Author: Dr. Daniel Levine

Crafting Your Portfolio

Your portfolio’s design is a reflection of your investment philosophy. Before you can begin to craft your portfolio, you must have clear investment goals and objectives. You must also have completed your investment policy statement, defining how you plan to identify and select the investments in your portfolio, as well as the actions you intend to take to achieve your required rate of return. Two general investment strategies can be used: 1. Strategic decisions contemplate the investor’s investment horizon, risk profile, required returns and cash flow needs, available assets, tax brackets, inflation rates, and the average returns of different asset classes. 2. Tactical decisions are made by investors who believe one asset class will perform better than another, such as expecting stocks to outperform bonds, or international equities to outperform domestic equities. Together, strategic and tactical decisions will result in a mix, or a weighting, of asset classes that are believed to maximize returns for the investor’s acceptable level of risk. These asset classes are also sector-weighted against an index that will be used to measure the portfolio’s performance, and/or with a bias toward a sector expected to outperform other sectors. When examining securities, investors try to identify securities that appear to be mispriced. There are many methods for gauging the desirability of the security, but all these methods fall into one of two main classifications: technical analysis, and...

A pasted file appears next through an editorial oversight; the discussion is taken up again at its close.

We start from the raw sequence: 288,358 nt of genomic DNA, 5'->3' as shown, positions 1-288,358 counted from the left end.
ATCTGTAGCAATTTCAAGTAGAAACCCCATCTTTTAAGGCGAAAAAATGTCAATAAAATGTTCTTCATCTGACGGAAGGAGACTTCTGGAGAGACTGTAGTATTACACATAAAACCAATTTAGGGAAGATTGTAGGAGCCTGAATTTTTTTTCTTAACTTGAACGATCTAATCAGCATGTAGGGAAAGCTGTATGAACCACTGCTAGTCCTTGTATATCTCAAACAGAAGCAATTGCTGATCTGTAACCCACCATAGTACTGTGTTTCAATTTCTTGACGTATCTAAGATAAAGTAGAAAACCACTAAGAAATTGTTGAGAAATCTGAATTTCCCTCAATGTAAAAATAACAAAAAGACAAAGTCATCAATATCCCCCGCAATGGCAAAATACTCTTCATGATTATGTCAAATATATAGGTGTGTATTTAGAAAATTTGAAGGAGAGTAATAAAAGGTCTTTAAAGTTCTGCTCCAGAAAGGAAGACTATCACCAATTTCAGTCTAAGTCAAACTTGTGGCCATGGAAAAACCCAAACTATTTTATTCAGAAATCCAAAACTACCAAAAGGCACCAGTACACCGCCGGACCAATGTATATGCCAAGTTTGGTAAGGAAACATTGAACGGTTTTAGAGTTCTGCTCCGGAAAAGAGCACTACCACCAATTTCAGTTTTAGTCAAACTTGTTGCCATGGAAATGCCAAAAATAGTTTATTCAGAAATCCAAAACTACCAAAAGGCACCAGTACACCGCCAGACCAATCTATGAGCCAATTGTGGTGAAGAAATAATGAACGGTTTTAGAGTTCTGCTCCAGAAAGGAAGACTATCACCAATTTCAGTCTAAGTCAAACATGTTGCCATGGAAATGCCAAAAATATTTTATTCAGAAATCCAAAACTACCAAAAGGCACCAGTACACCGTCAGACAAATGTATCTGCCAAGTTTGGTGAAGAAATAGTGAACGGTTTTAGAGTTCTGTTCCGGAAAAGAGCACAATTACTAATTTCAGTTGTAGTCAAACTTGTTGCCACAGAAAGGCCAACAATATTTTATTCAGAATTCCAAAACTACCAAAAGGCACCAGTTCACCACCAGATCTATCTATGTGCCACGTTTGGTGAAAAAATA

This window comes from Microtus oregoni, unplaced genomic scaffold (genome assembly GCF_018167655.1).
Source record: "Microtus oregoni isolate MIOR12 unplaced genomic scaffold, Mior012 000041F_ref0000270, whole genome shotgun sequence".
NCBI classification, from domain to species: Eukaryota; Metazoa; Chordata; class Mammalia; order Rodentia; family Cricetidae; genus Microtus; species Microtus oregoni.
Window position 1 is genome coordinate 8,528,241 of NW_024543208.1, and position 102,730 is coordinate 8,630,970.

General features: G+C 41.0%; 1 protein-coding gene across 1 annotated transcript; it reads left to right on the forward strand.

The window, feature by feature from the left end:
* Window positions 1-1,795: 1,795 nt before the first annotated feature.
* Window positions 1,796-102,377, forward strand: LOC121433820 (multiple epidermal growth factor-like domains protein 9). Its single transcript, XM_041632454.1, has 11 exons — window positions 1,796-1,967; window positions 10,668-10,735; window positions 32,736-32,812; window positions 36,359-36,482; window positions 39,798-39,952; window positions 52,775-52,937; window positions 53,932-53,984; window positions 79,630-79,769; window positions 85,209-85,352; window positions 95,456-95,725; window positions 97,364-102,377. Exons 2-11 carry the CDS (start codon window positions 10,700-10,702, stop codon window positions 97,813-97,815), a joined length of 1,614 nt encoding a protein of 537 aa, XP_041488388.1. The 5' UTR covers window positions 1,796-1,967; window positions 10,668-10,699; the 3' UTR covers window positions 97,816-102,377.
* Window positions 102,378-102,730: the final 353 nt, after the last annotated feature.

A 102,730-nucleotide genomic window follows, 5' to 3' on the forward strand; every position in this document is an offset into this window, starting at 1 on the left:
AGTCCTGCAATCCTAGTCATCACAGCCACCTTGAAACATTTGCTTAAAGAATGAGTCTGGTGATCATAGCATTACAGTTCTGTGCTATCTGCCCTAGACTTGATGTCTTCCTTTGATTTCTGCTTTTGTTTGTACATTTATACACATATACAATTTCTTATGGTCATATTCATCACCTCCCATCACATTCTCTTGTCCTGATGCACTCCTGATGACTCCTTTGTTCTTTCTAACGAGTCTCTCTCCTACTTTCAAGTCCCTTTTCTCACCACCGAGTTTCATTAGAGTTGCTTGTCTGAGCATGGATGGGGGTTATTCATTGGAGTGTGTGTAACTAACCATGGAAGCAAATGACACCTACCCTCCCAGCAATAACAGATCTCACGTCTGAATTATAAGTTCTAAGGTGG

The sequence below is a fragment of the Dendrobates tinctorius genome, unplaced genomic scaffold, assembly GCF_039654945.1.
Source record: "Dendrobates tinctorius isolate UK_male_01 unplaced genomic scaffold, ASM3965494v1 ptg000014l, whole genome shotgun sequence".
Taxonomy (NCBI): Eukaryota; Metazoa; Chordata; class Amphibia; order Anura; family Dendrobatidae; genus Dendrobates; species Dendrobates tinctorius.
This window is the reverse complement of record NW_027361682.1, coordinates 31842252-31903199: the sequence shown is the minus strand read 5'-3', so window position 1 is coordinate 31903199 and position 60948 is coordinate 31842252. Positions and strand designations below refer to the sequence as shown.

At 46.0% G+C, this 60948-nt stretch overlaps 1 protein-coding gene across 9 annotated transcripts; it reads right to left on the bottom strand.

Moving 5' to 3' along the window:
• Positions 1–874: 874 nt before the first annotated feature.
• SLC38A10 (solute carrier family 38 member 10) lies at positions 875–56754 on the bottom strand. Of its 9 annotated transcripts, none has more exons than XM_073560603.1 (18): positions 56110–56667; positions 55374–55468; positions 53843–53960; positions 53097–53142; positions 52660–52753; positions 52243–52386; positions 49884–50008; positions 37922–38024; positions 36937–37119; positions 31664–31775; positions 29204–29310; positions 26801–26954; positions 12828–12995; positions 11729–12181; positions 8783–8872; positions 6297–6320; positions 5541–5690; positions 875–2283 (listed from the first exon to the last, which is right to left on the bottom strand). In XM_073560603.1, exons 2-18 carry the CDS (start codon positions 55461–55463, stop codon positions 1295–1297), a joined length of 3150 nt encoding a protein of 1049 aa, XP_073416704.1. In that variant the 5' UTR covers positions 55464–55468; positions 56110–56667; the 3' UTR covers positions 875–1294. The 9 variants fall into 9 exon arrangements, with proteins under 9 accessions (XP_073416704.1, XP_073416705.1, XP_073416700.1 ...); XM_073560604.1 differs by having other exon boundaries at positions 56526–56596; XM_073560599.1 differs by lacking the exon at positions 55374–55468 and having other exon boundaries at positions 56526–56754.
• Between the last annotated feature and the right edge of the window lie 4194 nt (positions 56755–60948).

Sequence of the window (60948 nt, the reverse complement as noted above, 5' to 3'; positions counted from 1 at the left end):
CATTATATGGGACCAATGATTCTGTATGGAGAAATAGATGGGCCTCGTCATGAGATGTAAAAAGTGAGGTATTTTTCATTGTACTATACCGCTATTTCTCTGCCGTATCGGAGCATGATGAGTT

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Top Tax Planning Opportunities for 2019, Part 5

Top Tax Tip #9: Choose Your Filing Status to Skirt the 3.8% NIIT Since married people can file either jointly or separately, this important financial decision might best be made, in part, on their vulnerability to the 3.8% NIIT (net investment income tax) they might have to pay. As a reminder, the amount of unearned income subject to the 3.8% NIIT is the lesser of either the net investment income (NII) or the excess over an applicable threshold amount (ATA) of the modified adjusted gross income (MAGI). Included in the NII is gross income from interest, dividends, annuities, royalties, and a trade or business considered a passive activity. Excluded from the NII are qualified retirement plans, wages and salaries, and self-employment income. Remember, too, that the ATA is $125,000 for married taxpayers that file separately, and $250,000 for married taxpayers that choose to file jointly. While initially it may appear that the effect of the 3.8% NIIT would make no difference because of the similarity of ATA for filing separately or jointly, a closer analysis shows individual circumstances could sway the decision one way or the other. Should one spouse have most of the NII and the other have less, filing separately might save significantly on the 3.8% NIIT tax. Deciding whether to file separately or jointly also depends on the 0.9% Additional Medicare Tax as either one, or...

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Top Tax Planning Opportunities for 2019, Part 4